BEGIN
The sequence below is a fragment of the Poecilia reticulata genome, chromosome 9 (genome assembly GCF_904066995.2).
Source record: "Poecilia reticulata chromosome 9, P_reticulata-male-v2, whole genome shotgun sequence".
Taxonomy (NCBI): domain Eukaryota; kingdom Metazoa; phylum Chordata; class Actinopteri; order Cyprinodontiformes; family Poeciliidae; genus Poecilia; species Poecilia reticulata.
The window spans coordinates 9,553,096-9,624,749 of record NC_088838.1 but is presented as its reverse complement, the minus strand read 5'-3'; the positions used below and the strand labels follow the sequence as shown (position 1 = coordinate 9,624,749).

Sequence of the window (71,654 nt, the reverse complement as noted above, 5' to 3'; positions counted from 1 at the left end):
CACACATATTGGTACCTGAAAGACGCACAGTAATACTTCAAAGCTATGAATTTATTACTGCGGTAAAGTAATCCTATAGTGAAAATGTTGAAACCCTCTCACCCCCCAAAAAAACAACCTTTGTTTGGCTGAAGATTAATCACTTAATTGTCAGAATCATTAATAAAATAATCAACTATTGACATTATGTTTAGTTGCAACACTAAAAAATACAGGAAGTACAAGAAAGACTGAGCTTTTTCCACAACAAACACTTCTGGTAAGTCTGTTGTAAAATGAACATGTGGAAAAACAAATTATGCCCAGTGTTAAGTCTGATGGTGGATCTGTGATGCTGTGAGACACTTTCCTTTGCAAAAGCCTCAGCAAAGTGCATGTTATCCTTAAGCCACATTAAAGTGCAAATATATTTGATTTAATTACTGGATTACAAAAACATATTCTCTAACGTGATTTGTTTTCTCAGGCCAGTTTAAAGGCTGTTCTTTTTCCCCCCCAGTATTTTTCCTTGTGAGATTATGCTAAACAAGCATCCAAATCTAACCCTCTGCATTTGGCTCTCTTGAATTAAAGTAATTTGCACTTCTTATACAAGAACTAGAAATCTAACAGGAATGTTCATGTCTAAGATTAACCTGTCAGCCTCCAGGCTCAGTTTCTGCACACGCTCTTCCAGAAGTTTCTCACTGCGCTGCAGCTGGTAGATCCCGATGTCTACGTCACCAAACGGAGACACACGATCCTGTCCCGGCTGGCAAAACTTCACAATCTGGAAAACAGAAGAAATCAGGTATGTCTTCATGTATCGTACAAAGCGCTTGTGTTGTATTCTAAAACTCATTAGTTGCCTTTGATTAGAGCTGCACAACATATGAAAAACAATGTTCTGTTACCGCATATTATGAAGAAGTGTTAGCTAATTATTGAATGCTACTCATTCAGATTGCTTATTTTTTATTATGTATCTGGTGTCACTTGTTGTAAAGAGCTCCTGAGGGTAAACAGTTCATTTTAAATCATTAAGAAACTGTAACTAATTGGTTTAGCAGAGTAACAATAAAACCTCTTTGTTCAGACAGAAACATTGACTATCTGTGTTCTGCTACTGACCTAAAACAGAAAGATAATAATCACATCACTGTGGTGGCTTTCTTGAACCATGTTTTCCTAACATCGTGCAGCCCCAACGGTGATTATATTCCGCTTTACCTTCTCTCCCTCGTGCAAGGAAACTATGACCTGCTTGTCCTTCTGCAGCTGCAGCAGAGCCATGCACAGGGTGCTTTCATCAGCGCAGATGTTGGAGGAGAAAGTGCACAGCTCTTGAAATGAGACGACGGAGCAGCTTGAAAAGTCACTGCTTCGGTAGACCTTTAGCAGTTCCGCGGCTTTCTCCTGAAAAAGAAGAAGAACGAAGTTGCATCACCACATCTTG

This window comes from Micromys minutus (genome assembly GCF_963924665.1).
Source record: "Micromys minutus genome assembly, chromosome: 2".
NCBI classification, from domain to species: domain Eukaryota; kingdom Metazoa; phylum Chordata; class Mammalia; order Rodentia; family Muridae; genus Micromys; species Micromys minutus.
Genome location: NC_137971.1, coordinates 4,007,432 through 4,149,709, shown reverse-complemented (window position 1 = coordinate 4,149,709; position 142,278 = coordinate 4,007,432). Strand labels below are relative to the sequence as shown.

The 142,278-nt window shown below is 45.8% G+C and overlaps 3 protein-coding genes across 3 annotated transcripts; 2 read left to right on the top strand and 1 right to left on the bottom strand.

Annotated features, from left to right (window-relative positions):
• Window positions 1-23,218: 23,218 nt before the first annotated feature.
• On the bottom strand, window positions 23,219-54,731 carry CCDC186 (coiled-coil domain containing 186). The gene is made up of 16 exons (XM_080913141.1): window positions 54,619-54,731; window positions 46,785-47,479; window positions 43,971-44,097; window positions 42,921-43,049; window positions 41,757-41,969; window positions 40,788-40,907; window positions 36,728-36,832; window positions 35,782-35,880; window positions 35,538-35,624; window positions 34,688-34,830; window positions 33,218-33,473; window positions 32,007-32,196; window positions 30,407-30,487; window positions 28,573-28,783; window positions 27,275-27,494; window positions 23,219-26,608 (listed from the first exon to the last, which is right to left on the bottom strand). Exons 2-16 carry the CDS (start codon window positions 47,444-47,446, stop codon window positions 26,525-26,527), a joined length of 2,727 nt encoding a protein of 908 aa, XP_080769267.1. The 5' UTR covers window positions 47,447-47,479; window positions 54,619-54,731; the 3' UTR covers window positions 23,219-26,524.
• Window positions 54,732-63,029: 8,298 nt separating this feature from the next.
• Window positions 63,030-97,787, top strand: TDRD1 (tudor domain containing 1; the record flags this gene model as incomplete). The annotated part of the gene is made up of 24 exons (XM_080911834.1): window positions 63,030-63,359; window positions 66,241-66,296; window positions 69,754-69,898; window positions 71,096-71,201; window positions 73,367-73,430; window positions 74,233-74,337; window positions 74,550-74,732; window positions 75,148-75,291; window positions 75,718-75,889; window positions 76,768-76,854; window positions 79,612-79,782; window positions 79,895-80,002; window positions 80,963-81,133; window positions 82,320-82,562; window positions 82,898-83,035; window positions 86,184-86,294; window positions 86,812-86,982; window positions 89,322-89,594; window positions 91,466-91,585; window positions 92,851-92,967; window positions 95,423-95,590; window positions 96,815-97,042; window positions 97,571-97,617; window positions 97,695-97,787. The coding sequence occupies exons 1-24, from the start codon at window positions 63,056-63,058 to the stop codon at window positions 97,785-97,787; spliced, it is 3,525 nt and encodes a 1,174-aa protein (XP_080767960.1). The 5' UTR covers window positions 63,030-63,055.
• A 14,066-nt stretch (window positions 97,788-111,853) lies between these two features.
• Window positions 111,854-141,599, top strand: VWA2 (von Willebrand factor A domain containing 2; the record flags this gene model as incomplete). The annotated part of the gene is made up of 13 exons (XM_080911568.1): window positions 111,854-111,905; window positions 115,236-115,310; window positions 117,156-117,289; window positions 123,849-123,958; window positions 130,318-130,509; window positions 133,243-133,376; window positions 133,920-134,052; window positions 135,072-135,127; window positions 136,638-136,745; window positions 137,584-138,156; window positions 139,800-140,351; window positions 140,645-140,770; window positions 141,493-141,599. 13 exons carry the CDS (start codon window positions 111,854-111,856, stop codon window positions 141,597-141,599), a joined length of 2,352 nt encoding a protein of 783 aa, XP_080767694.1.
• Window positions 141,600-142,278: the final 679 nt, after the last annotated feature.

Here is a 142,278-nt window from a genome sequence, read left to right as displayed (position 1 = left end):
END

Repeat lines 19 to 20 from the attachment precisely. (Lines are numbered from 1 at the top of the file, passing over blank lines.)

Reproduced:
• Window positions 141,600-142,278: the final 679 nt, after the last annotated feature.

Here is a 142,278-nt window from a genome sequence, read left to right as displayed (position 1 = left end):